- You have a criminal record.
Some jobs have requirements as it relates to your criminal record. These requirements often differ from job to job, but if your background screening returned facts about offenses that relate to the job, this could be considered a failure. For example, if you were arrested for a drug charge within the last couple of years and are applying to work in a pharmacy, you would likely fail the background check. If this same drug charge was found in your application to be a tech specialist, it may not be considered a failure.
- Your employment history doesn’t match your claims.
If you didn’t include accurate employment history on your resume, this could cause your background check to fail. Employment history is typically verified on a background check, so any missing or incorrect information can cause an employer to think twice about hiring you for a job.
- Your education or certifications aren’t accurate.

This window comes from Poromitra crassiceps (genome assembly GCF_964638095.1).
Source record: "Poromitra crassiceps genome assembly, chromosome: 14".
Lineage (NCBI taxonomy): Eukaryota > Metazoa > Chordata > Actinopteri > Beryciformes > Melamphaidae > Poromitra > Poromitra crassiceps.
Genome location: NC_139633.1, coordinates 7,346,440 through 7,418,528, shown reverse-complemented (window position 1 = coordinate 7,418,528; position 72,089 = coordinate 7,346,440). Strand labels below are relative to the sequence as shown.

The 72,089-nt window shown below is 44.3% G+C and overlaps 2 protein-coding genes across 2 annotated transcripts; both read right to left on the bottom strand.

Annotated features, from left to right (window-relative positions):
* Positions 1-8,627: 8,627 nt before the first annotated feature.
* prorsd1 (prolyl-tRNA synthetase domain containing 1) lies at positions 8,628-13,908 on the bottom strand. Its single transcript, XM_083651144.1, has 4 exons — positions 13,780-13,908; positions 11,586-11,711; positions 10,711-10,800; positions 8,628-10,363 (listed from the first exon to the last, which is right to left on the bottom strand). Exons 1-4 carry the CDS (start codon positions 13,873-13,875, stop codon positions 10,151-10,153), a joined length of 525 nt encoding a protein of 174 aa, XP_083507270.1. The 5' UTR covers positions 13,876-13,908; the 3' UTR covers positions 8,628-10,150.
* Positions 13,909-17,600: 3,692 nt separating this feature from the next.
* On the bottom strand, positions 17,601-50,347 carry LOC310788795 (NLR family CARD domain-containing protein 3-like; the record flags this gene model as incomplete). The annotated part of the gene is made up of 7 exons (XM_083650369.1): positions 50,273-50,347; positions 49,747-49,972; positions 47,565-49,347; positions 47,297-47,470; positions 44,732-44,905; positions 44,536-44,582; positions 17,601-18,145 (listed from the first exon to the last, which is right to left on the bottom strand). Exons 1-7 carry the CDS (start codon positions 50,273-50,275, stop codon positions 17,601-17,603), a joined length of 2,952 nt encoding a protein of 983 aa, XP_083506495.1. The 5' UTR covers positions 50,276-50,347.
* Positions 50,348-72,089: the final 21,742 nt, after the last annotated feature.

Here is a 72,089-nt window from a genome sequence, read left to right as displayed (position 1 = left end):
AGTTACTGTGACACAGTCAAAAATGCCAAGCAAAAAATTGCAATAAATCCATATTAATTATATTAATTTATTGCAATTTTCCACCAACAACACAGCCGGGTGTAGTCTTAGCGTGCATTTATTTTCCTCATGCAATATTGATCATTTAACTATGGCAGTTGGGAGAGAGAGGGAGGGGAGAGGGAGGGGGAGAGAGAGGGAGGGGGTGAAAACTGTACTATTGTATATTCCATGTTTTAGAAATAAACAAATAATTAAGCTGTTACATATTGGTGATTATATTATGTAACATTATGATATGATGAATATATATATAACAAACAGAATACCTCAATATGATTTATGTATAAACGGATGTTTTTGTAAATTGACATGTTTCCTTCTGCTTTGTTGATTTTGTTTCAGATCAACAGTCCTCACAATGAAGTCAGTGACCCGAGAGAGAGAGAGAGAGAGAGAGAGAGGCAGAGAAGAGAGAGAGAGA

As with your employment history, inaccurate education or driving certifications can also be grounds for you to fail an employment background check. Lying on your resume is a big red flag for employers. Additionally, some jobs require a certain level of education or certification status. Showing that you don’t qualify can definitely cause you to fail a background check.
- The information sent in was inaccurate.
You could also have a failed background check after a job offer If there was incorrect information submitted, like the wrong name or date of birth, this could cause your background check to fail. If this happens, you will have an opportunity to let your employer know and dispute the results. Unfortunately, this is one of the only reasons that you have little to no control over. Human errors can happen and, luckily, this is easily remedied by a corrected application.
- Your credit history was requested and doesn’t match the job’s qualifications.
If you are applying for a position that will require working around large amounts of money, your employer may also request a credit report. As we touched on above, this doesn’t mean that your employer will gain access to your credit score. However, they will see other things that appear on your credit report, such as late payments or large amounts of debt. If your potential employer requires that candidates have a spotless credit history, you may fail their background check.